A few years ago, in Bahrain itself, the speaker of the Consultative Council attended a function, a show of Indian classical dancing. Indian classical dancing is fairly dressed up not like the topless ones we know about. In spite of that he was heavily criticised for being in this job and attend an event with women dancing. Some thought that is not appropriate. Let them say that. We are in democracy.

The same people in the same country - we had a congregation and a prayer on the 11 September for the victims where the whole hall was packed of Muslims, our leaders, thinkers, Indians, Hindus, Buddhists, Christians and Jews (We have in Bahrain a real Jewish Community - we are the only country in that region having that.) - where we all got together. When the American President stood and said the prayers to the Jews, everybody said: Amin, which is the common term used by all of us.

I think, I would not be disturbed by this. You can also here from the other side make similar comments. That maybe has a relation to what Mr Weninger said about the integration of Muslims in Europe. I heard before - and nobody thought it was true - there are over 4 Million Muslims in Germany now. They have no place to bury their dead people. They have no Muslim cemetery there. I did not believe it. In fact I read it recently in the Economist. Now this has been looked with great appalling and sounds as being a problem.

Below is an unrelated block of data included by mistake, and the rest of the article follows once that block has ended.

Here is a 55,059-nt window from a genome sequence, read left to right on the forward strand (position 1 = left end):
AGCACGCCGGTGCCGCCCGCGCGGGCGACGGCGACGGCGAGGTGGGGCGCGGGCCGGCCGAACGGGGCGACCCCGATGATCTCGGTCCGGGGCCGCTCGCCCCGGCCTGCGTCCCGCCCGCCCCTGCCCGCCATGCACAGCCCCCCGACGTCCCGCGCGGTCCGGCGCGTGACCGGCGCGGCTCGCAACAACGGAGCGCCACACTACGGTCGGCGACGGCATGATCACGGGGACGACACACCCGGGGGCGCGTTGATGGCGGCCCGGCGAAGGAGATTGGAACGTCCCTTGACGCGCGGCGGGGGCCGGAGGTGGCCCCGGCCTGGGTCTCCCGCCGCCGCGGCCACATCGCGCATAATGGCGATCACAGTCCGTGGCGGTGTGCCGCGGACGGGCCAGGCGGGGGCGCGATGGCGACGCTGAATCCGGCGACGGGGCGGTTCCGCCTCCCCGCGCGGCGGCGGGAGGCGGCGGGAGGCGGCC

I do not know how far this is right and how this will be handled, if it is true, and whether we can integrate people together. There are also some malpractices. If that is not right I would refer you to The Economist, which has the latest report on Muslims in Europe, and, their mission specifically. That has to have a replyif it is not right.

Some of the practices of the so called Muslims are not actually Muslim practices or customs. One of the fact which prevents disintegration of Indian Muslims, Pakistani Muslims, Bangladeshi Muslims is he fact that they all go for arranged marriages. They fly husband and wives to them to get married in Europe rather than marrying one from the European society. That is not a Muslim practise. That is an Indian, Pakistani and Bangladeshi custom which the Hindus do as well.

When it comes to being together and the comments I have from this eminent speaker. He is absolutely right. The feeling we in the Middle East - I can assure you of the Muslim side, because it is much easier for them to admit that they recognise, not many people in Europe know this, that all the prophets in the bible are their prophets. Jesus is their prophet. Whenever we mention Jesus, we say "peace be upon him" as when we mention Prophet Mohammed. Whenever we mention Moses, we say "peace be upon him "as much as we say to Prophet Mohammed. Abraham is our grandfather, the same patriarch for everyone. He is more revered as one of our own saints. That Virgin Mary is mentioned in the Koran itself and not the wife nor the daughter of the prophet are mentioned anywhere. The common religious heritage is there.